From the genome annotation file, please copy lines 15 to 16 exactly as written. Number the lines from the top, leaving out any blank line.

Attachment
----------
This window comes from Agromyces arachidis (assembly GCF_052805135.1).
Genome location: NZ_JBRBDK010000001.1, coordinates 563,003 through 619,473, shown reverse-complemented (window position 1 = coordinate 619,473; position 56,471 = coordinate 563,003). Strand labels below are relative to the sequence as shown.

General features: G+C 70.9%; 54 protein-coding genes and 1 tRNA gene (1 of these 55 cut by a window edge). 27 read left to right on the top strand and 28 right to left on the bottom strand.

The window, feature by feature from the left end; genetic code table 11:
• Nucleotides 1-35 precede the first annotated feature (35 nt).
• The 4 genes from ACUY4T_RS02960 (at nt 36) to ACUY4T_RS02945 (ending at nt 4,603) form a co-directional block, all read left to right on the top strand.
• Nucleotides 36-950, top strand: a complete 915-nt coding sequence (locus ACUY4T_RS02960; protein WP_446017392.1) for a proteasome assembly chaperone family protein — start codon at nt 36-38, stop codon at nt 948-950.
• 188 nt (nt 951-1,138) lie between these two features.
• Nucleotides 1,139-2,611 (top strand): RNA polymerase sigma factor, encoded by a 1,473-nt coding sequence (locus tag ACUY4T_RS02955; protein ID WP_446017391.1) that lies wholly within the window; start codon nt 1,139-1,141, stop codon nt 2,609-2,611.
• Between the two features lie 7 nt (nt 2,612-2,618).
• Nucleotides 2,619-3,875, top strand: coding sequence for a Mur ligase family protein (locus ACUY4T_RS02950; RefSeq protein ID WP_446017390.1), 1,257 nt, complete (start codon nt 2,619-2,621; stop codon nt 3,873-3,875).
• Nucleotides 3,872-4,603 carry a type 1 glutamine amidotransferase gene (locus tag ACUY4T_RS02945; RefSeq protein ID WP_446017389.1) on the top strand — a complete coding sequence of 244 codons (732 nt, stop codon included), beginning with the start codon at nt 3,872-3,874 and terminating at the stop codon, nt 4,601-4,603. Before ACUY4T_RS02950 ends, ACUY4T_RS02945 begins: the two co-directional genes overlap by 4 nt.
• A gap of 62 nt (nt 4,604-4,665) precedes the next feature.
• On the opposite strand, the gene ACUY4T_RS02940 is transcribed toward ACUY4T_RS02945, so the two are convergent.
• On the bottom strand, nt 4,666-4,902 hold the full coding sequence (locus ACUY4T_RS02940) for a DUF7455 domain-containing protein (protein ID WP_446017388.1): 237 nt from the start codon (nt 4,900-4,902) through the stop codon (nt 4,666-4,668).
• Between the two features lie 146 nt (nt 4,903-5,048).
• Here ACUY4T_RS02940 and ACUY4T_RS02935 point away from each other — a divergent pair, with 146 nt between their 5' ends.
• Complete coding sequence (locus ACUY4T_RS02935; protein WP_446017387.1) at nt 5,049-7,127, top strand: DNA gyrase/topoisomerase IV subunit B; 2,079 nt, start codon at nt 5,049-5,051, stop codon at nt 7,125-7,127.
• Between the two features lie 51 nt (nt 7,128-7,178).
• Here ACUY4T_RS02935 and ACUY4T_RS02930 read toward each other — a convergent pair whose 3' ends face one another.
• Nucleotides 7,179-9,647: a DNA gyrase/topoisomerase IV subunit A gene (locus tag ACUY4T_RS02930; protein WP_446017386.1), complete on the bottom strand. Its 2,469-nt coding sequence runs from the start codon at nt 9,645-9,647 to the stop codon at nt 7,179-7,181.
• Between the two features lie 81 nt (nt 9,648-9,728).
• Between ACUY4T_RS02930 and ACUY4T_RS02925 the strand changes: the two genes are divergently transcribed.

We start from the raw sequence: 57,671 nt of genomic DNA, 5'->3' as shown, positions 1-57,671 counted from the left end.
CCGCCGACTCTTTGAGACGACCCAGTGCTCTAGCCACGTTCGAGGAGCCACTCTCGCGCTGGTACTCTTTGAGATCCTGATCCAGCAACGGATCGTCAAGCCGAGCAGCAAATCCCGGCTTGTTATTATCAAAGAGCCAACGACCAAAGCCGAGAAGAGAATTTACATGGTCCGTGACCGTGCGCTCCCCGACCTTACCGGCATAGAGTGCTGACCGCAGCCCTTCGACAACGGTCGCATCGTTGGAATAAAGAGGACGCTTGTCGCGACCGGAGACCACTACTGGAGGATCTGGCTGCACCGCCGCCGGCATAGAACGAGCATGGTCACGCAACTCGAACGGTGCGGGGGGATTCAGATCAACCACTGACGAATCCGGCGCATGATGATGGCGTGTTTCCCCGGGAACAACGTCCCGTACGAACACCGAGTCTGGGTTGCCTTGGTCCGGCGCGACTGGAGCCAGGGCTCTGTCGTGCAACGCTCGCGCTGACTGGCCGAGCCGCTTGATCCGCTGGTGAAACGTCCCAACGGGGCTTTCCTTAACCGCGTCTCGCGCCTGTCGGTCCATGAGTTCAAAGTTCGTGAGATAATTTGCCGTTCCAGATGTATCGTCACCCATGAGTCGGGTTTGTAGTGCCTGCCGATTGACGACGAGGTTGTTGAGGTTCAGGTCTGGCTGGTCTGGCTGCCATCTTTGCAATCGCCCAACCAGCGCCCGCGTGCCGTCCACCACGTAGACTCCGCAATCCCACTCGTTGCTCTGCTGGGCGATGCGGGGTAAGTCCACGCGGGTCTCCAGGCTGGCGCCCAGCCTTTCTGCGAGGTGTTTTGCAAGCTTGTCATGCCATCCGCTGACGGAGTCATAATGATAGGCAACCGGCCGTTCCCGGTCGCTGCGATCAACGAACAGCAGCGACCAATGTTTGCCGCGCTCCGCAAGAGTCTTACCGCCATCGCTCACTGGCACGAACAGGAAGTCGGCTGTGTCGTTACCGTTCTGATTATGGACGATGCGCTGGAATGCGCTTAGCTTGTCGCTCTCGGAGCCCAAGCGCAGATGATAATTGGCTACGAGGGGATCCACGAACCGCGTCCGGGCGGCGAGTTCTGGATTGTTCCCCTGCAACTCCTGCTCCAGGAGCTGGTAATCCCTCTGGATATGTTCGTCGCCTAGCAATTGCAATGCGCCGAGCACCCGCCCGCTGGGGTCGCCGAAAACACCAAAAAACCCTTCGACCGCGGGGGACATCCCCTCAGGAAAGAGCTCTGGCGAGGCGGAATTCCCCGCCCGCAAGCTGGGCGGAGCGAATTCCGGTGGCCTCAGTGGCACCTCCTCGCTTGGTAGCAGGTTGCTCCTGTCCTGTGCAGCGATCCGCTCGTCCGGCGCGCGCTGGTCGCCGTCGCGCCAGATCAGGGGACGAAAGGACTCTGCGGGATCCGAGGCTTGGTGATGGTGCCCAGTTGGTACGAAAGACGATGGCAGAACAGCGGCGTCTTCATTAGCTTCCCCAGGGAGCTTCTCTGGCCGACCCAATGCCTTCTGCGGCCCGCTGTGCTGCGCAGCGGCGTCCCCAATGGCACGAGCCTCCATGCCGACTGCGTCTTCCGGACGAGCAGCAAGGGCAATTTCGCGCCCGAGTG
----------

• On the bottom strand, nt 4,666-4,902 hold the full coding sequence (locus ACUY4T_RS02940) for a DUF7455 domain-containing protein (protein ID WP_446017388.1): 237 nt from the start codon (nt 4,900-4,902) through the stop codon (nt 4,666-4,668).
• Between the two features lie 146 nt (nt 4,903-5,048).